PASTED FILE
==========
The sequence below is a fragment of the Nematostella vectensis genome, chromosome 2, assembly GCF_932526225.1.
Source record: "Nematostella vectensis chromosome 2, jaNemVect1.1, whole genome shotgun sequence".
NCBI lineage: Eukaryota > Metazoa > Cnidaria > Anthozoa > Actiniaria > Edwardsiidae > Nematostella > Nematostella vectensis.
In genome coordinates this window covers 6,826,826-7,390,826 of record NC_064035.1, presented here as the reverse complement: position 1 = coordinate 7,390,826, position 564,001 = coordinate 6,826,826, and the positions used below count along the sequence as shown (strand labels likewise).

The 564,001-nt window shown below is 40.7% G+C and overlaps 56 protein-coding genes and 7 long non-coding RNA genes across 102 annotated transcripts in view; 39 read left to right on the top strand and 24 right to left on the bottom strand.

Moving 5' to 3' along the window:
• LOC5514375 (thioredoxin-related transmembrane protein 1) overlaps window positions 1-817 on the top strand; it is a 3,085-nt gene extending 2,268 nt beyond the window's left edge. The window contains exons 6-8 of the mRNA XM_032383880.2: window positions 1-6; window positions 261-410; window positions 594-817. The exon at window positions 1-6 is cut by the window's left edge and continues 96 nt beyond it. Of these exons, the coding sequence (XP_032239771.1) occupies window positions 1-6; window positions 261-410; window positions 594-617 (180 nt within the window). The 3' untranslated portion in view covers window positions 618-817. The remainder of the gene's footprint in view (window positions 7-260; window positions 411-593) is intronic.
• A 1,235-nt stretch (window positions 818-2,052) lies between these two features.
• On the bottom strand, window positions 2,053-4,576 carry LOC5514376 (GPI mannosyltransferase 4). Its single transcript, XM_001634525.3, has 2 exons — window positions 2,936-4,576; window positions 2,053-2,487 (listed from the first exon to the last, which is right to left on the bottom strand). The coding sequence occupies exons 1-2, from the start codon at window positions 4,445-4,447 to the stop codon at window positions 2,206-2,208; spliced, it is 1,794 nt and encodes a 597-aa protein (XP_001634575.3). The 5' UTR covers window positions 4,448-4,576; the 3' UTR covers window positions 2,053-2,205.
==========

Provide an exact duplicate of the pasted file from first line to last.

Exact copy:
The sequence below is a fragment of the Nematostella vectensis genome, chromosome 2, assembly GCF_932526225.1.
Source record: "Nematostella vectensis chromosome 2, jaNemVect1.1, whole genome shotgun sequence".
NCBI lineage: Eukaryota > Metazoa > Cnidaria > Anthozoa > Actiniaria > Edwardsiidae > Nematostella > Nematostella vectensis.
In genome coordinates this window covers 6,826,826-7,390,826 of record NC_064035.1, presented here as the reverse complement: position 1 = coordinate 7,390,826, position 564,001 = coordinate 6,826,826, and the positions used below count along the sequence as shown (strand labels likewise).

The 564,001-nt window shown below is 40.7% G+C and overlaps 56 protein-coding genes and 7 long non-coding RNA genes across 102 annotated transcripts in view; 39 read left to right on the top strand and 24 right to left on the bottom strand.

Moving 5' to 3' along the window:
• LOC5514375 (thioredoxin-related transmembrane protein 1) overlaps window positions 1-817 on the top strand; it is a 3,085-nt gene extending 2,268 nt beyond the window's left edge. The window contains exons 6-8 of the mRNA XM_032383880.2: window positions 1-6; window positions 261-410; window positions 594-817. The exon at window positions 1-6 is cut by the window's left edge and continues 96 nt beyond it. Of these exons, the coding sequence (XP_032239771.1) occupies window positions 1-6; window positions 261-410; window positions 594-617 (180 nt within the window). The 3' untranslated portion in view covers window positions 618-817. The remainder of the gene's footprint in view (window positions 7-260; window positions 411-593) is intronic.
• A 1,235-nt stretch (window positions 818-2,052) lies between these two features.
• On the bottom strand, window positions 2,053-4,576 carry LOC5514376 (GPI mannosyltransferase 4). Its single transcript, XM_001634525.3, has 2 exons — window positions 2,936-4,576; window positions 2,053-2,487 (listed from the first exon to the last, which is right to left on the bottom strand). The coding sequence occupies exons 1-2, from the start codon at window positions 4,445-4,447 to the stop codon at window positions 2,206-2,208; spliced, it is 1,794 nt and encodes a 597-aa protein (XP_001634575.3). The 5' UTR covers window positions 4,448-4,576; the 3' UTR covers window positions 2,053-2,205.